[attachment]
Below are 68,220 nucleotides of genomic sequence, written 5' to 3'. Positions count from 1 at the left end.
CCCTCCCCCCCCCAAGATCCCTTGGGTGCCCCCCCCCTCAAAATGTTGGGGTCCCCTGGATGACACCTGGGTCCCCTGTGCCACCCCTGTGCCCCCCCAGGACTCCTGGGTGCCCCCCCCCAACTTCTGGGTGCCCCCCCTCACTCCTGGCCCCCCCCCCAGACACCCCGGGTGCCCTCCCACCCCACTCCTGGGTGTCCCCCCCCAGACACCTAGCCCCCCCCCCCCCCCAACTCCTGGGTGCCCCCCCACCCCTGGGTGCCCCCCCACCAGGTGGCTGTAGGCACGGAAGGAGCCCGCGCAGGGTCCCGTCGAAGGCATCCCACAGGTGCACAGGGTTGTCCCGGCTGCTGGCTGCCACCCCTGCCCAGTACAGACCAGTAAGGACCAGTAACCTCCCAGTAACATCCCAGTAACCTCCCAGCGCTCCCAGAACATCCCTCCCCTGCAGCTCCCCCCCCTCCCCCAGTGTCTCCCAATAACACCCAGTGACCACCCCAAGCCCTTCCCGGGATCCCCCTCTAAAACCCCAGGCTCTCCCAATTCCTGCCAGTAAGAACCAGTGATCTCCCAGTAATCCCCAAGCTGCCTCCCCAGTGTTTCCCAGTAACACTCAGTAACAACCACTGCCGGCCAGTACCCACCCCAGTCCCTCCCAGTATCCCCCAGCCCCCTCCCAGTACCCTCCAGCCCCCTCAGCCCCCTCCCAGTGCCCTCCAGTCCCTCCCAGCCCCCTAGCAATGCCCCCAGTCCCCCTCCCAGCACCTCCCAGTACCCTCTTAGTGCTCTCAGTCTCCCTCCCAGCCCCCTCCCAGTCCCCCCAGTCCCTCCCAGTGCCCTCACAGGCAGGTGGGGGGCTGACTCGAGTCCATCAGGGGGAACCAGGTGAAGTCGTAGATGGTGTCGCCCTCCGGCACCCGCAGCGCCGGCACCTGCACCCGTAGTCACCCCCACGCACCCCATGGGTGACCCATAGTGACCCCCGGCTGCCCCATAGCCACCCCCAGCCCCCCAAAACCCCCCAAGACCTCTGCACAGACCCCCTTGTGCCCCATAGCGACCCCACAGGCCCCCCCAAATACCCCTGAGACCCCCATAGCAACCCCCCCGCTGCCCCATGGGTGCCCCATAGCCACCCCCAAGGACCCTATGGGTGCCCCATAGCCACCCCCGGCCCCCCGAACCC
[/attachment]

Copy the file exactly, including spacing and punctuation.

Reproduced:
Below are 68,220 nucleotides of genomic sequence, written 5' to 3'. Positions count from 1 at the left end.
CCCTCCCCCCCCCAAGATCCCTTGGGTGCCCCCCCCCTCAAAATGTTGGGGTCCCCTGGATGACACCTGGGTCCCCTGTGCCACCCCTGTGCCCCCCCAGGACTCCTGGGTGCCCCCCCCCAACTTCTGGGTGCCCCCCCTCACTCCTGGCCCCCCCCCCAGACACCCCGGGTGCCCTCCCACCCCACTCCTGGGTGTCCCCCCCCAGACACCTAGCCCCCCCCCCCCCCCAACTCCTGGGTGCCCCCCCACCCCTGGGTGCCCCCCCACCAGGTGGCTGTAGGCACGGAAGGAGCCCGCGCAGGGTCCCGTCGAAGGCATCCCACAGGTGCACAGGGTTGTCCCGGCTGCTGGCTGCCACCCCTGCCCAGTACAGACCAGTAAGGACCAGTAACCTCCCAGTAACATCCCAGTAACCTCCCAGCGCTCCCAGAACATCCCTCCCCTGCAGCTCCCCCCCCTCCCCCAGTGTCTCCCAATAACACCCAGTGACCACCCCAAGCCCTTCCCGGGATCCCCCTCTAAAACCCCAGGCTCTCCCAATTCCTGCCAGTAAGAACCAGTGATCTCCCAGTAATCCCCAAGCTGCCTCCCCAGTGTTTCCCAGTAACACTCAGTAACAACCACTGCCGGCCAGTACCCACCCCAGTCCCTCCCAGTATCCCCCAGCCCCCTCCCAGTACCCTCCAGCCCCCTCAGCCCCCTCCCAGTGCCCTCCAGTCCCTCCCAGCCCCCTAGCAATGCCCCCAGTCCCCCTCCCAGCACCTCCCAGTACCCTCTTAGTGCTCTCAGTCTCCCTCCCAGCCCCCTCCCAGTCCCCCCAGTCCCTCCCAGTGCCCTCACAGGCAGGTGGGGGGCTGACTCGAGTCCATCAGGGGGAACCAGGTGAAGTCGTAGATGGTGTCGCCCTCCGGCACCCGCAGCGCCGGCACCTGCACCCGTAGTCACCCCCACGCACCCCATGGGTGACCCATAGTGACCCCCGGCTGCCCCATAGCCACCCCCAGCCCCCCAAAACCCCCCAAGACCTCTGCACAGACCCCCTTGTGCCCCATAGCGACCCCACAGGCCCCCCCAAATACCCCTGAGACCCCCATAGCAACCCCCCCGCTGCCCCATGGGTGCCCCATAGCCACCCCCAAGGACCCTATGGGTGCCCCATAGCCACCCCCGGCCCCCCGAACCC